What forces created it?
Start with Sandy, an ordinary late summer hurricane from the tropics, moving north up the East Coast. Bring in a high pressure ridge of air centered around Greenland that blocks the hurricane’s normal out-to-sea path and forces it west toward land.
Add a wintry cold front moving in from the west and colliding with that storm. Mix in a blast of Arctic air from the north. Add a full moon and its usual effect, pulling in high tides. Factor in immense waves commonly thrashed up by a huge hurricane plus massive gale-force winds.
Do all that and you get a stitched-together weather monster expected to unleash its power over 800 square miles, with predictions in some areas of 12 inches of rain, 2 feet of snow and sustained 40- to 50 mph winds.
“The total is greater than the sum of the individual parts” said Louis Uccellini, the environmental prediction chief of the National Oceanic and Atmospheric Administration meteorologists. “That is exactly what’s going on here.”
This storm is so dangerous and so unusual because it is coming at the tail end of hurricane season and beginning of winter storm season, “so it’s kind of taking something from both — part hurricane, part nor’easter, all trouble,” Jeff Masters, director of the private service Weather Underground, said Saturday.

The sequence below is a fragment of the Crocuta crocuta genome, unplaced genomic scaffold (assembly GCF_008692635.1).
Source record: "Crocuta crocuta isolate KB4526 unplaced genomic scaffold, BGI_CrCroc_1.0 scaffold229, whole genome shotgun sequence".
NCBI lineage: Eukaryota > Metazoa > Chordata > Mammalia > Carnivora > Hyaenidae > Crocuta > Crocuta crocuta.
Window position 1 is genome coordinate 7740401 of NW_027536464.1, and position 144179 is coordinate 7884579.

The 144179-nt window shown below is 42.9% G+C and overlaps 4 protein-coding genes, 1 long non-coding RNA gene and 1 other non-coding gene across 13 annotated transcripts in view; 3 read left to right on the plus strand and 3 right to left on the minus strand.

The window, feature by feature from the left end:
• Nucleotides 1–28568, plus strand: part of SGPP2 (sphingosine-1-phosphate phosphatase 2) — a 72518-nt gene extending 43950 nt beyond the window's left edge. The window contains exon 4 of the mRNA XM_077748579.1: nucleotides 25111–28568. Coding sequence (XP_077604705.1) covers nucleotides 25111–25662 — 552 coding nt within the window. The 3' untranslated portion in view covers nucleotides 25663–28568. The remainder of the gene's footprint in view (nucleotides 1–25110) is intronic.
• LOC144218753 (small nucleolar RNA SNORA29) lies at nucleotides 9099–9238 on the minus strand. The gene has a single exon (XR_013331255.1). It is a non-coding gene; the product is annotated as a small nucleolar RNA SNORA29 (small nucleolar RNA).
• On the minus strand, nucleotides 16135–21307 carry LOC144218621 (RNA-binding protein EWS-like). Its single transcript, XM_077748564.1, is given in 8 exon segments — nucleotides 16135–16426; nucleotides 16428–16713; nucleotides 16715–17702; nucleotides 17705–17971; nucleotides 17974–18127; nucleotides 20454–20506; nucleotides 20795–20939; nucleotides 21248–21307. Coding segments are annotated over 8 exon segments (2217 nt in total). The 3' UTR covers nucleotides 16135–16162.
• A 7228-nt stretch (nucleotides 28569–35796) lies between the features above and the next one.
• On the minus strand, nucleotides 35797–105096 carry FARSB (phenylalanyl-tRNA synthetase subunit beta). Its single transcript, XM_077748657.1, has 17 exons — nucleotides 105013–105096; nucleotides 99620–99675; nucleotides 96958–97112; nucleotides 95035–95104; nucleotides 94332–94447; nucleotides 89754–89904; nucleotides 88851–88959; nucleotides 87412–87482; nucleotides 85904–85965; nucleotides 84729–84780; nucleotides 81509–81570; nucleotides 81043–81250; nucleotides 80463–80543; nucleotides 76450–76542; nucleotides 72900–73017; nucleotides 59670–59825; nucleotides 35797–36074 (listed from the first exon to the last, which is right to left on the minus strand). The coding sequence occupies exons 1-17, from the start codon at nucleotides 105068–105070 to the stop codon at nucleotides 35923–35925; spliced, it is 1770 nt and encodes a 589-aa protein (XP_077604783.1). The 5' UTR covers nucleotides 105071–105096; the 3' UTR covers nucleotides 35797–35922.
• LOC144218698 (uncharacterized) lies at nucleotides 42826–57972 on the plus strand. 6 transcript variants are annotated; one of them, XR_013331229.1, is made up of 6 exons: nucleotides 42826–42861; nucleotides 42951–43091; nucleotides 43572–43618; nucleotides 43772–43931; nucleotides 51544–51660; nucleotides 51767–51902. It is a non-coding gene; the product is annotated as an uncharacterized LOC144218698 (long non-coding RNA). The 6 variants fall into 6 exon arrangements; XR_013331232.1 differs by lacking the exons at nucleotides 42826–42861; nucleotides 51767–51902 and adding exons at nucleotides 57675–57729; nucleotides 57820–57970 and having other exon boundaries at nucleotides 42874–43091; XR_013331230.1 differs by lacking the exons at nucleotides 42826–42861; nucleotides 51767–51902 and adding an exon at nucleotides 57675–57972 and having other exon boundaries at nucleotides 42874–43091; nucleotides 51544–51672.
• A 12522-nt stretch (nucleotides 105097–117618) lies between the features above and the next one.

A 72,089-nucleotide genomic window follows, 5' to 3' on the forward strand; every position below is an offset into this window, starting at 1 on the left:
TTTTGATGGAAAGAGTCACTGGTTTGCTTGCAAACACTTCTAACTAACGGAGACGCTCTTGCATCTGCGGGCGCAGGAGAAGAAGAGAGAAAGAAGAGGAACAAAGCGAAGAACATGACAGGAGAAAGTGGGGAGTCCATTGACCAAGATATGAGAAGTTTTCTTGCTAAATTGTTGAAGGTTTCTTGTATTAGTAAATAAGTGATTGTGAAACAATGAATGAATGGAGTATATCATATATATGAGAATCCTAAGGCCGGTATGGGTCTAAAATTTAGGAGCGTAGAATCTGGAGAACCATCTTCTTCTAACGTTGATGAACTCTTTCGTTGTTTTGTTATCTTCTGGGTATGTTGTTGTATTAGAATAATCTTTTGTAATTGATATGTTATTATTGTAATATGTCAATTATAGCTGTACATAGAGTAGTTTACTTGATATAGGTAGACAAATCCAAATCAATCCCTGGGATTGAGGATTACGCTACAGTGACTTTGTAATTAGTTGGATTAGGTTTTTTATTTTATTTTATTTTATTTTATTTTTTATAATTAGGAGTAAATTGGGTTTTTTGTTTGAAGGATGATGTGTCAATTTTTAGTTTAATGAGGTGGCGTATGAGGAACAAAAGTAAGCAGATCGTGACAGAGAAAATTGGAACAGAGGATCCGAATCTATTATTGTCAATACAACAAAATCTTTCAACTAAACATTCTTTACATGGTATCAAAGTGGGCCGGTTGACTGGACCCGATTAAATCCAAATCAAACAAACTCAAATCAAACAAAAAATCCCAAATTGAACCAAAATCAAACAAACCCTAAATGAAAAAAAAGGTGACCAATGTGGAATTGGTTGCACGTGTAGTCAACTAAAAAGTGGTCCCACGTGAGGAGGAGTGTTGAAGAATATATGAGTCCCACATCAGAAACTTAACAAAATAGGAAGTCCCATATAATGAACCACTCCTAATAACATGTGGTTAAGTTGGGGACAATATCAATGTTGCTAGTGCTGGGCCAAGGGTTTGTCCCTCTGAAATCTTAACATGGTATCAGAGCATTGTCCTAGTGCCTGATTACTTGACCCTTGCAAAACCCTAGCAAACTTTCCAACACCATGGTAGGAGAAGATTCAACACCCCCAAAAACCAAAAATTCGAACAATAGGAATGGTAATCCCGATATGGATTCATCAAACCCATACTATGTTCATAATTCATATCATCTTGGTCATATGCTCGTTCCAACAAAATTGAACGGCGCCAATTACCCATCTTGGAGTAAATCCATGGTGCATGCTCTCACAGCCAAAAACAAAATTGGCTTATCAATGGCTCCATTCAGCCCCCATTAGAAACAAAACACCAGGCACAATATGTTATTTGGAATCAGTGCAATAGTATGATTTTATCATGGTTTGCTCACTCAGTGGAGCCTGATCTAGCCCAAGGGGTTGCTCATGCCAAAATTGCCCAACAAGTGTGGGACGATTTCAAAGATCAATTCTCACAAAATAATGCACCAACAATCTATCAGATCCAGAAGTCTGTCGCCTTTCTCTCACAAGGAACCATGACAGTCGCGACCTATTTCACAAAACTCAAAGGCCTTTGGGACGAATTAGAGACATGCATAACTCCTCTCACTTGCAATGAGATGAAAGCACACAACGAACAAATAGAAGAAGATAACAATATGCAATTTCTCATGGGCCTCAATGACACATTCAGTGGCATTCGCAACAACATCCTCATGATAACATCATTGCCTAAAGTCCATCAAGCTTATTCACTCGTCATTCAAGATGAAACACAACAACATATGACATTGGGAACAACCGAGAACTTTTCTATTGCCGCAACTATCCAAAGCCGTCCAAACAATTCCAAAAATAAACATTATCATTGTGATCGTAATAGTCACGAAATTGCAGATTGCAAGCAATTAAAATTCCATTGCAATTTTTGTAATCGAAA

With Sandy expected to lose tropical characteristics, NOAA is putting up warnings that aren’t hurricane or tropical for coastal areas north of North Carolina, causing some television meteorologists to complain that it is all too confusing. Nor is it merely a coastal issue anyway. Craig Fugate of the Federal Emergency Management Agency told reporters Saturday: “This is not a coastal threat alone. This is a very large area. This is going to be well inland.”
It’s a topsy-turvy storm, too. The far northern areas of the East, around Maine, should get much warmer weather as the storm hits, practically shirt-sleeve weather for early November, Masters and Uccellini said. Around the Mason-Dixon line, look for much cooler temperatures. West Virginia and even as far south as North Carolina could see snow. Lots of it.
It is what NOAA forecaster Jim Cisco meant Thursday when he called it “Frankenstorm” in a forecast, an allusion to Mary Shelley’s gothic creature of synthesized elements.